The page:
Texas Rangers: Not Taking Advantage of a Lost Season
Texas Rangers general manager Jon Daniels was presented with a unique opportunity as the deadline drew near: the chance to rebuild retool on the fly.
He didn't even make an attempt to travel down that path, and it's a decision that he'll ultimately regret.
Take, for example, Adrian Beltre. The All-Star third baseman is still performing at an incredibly high level, and there was no shortage of teams looking for an upgrade at the hot corner. But he's also 35 years old, has 17 years of wear and tear on his body and, sooner rather than later, is going to start breaking down.
With only one year remaining on his contract and stud third base prospect Joey Gallo working his way through the team's minor league system, moving Beltre would have brought the Rangers back a nice package of talent, one that included some of the young pitching the team desperately needs.
Could the Rangers still move Beltre over the winter? Sure. But a team would pay more to have Beltre's bat in the lineup for two playoff pushes than it would for one.
Then there's the team's middle infield situation, which remains crowded moving forward.
Elvis Andrus' contract and mediocre performance made dealing the former All-Star shortstop difficult. But the team still has three talented youngsters—Rougned Odor, Luis Sardinas and the currently injured Jurickson Profar—and only one spot to play them at.
With no expectations of contending in 2014, Daniels could have moved Odor or Sardinas in a deal, either by themselves or as part of a package, to bring in more reinforcements for 2015 and beyond.
Toronto Blue Jays: Making Only One Inconsequential Move
All due respect to Danny Valencia, who has quietly hit .296 with an .803 OPS since the beginning of 2013, but his acquisition isn't the move that is going to propel the Toronto Blue Jays into the playoffs.
It's a point that wasn't lost on All-Star right fielder Jose Bautista, who vented his frustration to the Toronto Star's Brendan Kennedy:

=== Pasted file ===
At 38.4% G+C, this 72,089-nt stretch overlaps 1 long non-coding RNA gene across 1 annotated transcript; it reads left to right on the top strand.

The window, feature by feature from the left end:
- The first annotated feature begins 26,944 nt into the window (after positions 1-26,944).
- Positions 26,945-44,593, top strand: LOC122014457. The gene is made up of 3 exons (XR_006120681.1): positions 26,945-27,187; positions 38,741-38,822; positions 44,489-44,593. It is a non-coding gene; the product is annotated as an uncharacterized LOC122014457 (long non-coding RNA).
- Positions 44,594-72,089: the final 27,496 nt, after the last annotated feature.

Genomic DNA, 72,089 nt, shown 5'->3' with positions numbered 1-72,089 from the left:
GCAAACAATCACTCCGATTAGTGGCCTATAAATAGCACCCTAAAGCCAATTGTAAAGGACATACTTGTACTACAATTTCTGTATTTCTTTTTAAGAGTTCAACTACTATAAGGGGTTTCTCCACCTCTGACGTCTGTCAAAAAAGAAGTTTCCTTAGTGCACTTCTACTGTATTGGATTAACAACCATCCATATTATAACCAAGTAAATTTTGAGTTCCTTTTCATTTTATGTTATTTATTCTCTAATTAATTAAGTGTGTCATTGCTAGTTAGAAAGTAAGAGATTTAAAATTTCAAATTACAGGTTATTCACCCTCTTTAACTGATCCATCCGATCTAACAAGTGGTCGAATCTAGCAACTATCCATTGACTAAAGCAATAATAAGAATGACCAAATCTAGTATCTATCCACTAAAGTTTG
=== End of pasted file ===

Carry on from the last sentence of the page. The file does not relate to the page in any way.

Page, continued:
Of course it’s a little disappointing that we somehow weren’t able to get anything done, but everybody around us that’s in contention . . . somehow figured it out.
We’re in a position where we’re in striking distance with not many games left and we could’ve used a little boost, just like some of the other teams went out and got some additions. It’s not that you don’t feel your team is good enough, it’s just that everybody does that at the deadline, figures out a way to improve the roster. We just somehow didn't.
That "little boost" Bautista speaks of would have been helpful for a starting rotation that is fading fast.
Only two starters, J.A. Happ (4 GS, 1.71 ERA) and Marcus Stroman (5 GS, 2.18 ERA), have pitched to an ERA below 4.60 in the season's second half. The ace of the staff, Mark Buehrle, continues his downward spiral, with a 7.04 ERA and 2.17 WHIP over his last five starts.
Landing the likes of Jon Lester or David Price wasn't going to happen, but surely the Blue Jays could have made a move for a second-tier arm.
Someone like the Chicago White Sox's John Danks, for example, would have bolstered the back end of the rotation and provided insurance for when—not if—Happ starts pitching like, well, J.A. Happ.
Unless otherwise noted, all statistics courtesy of Baseball-Reference and are current through games of Aug. 10.